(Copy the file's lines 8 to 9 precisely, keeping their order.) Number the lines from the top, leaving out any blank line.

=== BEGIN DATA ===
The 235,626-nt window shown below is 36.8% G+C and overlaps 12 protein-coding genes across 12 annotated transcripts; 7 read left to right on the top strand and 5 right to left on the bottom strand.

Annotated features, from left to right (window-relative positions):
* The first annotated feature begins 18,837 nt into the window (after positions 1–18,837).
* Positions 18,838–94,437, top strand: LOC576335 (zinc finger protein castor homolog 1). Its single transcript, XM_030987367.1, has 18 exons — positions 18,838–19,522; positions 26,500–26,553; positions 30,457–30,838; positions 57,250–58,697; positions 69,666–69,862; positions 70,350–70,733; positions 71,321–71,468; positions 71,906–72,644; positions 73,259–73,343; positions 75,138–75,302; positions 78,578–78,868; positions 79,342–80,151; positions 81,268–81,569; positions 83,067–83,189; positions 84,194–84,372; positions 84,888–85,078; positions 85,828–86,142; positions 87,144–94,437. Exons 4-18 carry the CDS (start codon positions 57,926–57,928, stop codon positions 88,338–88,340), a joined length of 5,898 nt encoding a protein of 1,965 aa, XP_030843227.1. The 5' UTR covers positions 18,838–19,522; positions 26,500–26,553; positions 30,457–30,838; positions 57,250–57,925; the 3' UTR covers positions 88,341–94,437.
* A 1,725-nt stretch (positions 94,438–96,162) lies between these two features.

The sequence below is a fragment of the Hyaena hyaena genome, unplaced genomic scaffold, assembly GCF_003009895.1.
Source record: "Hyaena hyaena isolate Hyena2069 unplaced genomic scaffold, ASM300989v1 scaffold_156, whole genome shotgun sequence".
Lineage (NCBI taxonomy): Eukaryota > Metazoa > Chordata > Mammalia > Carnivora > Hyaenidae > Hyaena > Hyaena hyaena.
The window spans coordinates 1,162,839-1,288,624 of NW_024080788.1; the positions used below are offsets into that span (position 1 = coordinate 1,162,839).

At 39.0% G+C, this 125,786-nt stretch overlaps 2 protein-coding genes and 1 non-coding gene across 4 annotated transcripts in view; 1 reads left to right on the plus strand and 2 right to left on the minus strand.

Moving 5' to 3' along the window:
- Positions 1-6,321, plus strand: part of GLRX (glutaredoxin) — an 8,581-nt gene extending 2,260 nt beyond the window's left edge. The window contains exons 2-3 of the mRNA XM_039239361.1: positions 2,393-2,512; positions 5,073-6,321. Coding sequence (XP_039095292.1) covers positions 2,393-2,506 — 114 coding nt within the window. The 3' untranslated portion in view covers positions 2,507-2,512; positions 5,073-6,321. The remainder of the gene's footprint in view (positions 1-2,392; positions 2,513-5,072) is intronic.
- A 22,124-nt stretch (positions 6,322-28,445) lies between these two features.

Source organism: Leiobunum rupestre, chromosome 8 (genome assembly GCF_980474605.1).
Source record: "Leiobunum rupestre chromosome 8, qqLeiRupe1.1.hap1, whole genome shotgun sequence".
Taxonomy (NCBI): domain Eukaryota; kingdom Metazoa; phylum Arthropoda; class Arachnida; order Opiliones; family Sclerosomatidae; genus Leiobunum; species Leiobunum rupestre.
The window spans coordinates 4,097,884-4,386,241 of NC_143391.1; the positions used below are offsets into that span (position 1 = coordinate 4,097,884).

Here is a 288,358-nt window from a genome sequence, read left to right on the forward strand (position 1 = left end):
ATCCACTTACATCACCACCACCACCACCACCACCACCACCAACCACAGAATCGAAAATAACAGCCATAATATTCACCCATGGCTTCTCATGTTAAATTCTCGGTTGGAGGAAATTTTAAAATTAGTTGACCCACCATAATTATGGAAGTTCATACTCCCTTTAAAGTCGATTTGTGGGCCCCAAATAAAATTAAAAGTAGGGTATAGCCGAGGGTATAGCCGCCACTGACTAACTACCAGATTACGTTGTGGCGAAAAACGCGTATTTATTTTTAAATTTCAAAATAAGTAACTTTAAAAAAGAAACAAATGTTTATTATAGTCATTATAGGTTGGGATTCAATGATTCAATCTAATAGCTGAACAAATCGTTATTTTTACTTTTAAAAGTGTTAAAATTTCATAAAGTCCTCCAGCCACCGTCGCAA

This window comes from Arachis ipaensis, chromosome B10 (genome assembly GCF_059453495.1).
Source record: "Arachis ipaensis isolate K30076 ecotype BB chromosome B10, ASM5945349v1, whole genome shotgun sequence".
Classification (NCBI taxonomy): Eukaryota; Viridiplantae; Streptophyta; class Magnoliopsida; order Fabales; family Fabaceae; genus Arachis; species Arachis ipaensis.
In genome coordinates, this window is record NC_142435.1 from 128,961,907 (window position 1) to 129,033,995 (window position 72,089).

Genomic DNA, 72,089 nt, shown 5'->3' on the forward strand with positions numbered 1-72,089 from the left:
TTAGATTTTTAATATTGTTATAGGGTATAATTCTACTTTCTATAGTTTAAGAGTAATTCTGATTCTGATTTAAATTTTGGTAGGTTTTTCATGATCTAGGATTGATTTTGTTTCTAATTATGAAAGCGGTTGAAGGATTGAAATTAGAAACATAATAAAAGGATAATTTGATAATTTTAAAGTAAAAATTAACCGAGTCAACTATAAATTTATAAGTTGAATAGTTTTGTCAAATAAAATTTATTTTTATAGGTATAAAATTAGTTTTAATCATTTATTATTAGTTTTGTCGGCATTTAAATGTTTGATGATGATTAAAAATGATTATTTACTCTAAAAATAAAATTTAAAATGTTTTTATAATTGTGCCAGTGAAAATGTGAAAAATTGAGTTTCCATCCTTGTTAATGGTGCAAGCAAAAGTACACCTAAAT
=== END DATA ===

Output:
Lineage (NCBI taxonomy): Eukaryota > Metazoa > Chordata > Mammalia > Carnivora > Hyaenidae > Hyaena > Hyaena hyaena.
The window spans coordinates 1,162,839-1,288,624 of NW_024080788.1; the positions used below are offsets into that span (position 1 = coordinate 1,162,839).